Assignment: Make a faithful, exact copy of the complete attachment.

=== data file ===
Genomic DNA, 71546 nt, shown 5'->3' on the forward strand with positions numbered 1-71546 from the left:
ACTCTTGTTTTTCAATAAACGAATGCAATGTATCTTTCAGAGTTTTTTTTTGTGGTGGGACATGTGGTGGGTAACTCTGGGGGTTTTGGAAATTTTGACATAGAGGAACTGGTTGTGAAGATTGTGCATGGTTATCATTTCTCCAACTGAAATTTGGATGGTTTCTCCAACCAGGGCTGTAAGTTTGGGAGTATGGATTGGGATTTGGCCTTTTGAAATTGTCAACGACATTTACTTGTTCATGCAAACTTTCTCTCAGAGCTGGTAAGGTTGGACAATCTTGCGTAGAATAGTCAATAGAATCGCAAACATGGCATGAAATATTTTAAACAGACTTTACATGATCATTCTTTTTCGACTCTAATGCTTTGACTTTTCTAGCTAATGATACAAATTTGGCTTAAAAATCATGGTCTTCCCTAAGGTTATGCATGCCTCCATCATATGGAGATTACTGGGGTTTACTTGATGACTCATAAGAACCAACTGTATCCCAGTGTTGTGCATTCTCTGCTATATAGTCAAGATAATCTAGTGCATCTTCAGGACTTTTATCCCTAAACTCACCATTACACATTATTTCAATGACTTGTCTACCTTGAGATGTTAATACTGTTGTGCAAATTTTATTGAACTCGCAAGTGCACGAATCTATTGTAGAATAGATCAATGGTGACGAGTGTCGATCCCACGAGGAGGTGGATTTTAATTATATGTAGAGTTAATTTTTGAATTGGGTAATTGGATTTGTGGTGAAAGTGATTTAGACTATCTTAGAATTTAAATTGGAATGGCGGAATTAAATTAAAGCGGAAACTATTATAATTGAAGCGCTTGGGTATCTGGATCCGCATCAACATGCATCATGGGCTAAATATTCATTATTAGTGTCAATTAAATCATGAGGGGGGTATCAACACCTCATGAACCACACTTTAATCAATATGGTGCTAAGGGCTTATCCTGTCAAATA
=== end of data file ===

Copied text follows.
Genomic DNA, 71546 nt, shown 5'->3' on the forward strand with positions numbered 1-71546 from the left:
ACTCTTGTTTTTCAATAAACGAATGCAATGTATCTTTCAGAGTTTTTTTTTGTGGTGGGACATGTGGTGGGTAACTCTGGGGGTTTTGGAAATTTTGACATAGAGGAACTGGTTGTGAAGATTGTGCATGGTTATCATTTCTCCAACTGAAATTTGGATGGTTTCTCCAACCAGGGCTGTAAGTTTGGGAGTATGGATTGGGATTTGGCCTTTTGAAATTGTCAACGACATTTACTTGTTCATGCAAACTTTCTCTCAGAGCTGGTAAGGTTGGACAATCTTGCGTAGAATAGTCAATAGAATCGCAAACATGGCATGAAATATTTTAAACAGACTTTACATGATCATTCTTTTTCGACTCTAATGCTTTGACTTTTCTAGCTAATGATACAAATTTGGCTTAAAAATCATGGTCTTCCCTAAGGTTATGCATGCCTCCATCATATGGAGATTACTGGGGTTTACTTGATGACTCATAAGAACCAACTGTATCCCAGTGTTGTGCATTCTCTGCTATATAGTCAAGATAATCTAGTGCATCTTCAGGACTTTTATCCCTAAACTCACCATTACACATTATTTCAATGACTTGTCTACCTTGAGATGTTAATACTGTTGTGCAAATTTTATTGAACTCGCAAGTGCACGAATCTATTGTAGAATAGATCAATGGTGACGAGTGTCGATCCCACGAGGAGGTGGATTTTAATTATATGTAGAGTTAATTTTTGAATTGGGTAATTGGATTTGTGGTGAAAGTGATTTAGACTATCTTAGAATTTAAATTGGAATGGCGGAATTAAATTAAAGCGGAAACTATTATAATTGAAGCGCTTGGGTATCTGGATCCGCATCAACATGCATCATGGGCTAAATATTCATTATTAGTGTCAATTAAATCATGAGGGGGGTATCAACACCTCATGAACCACACTTTAATCAATATGGTGCTAAGGGCTTATCCTGTCAAATA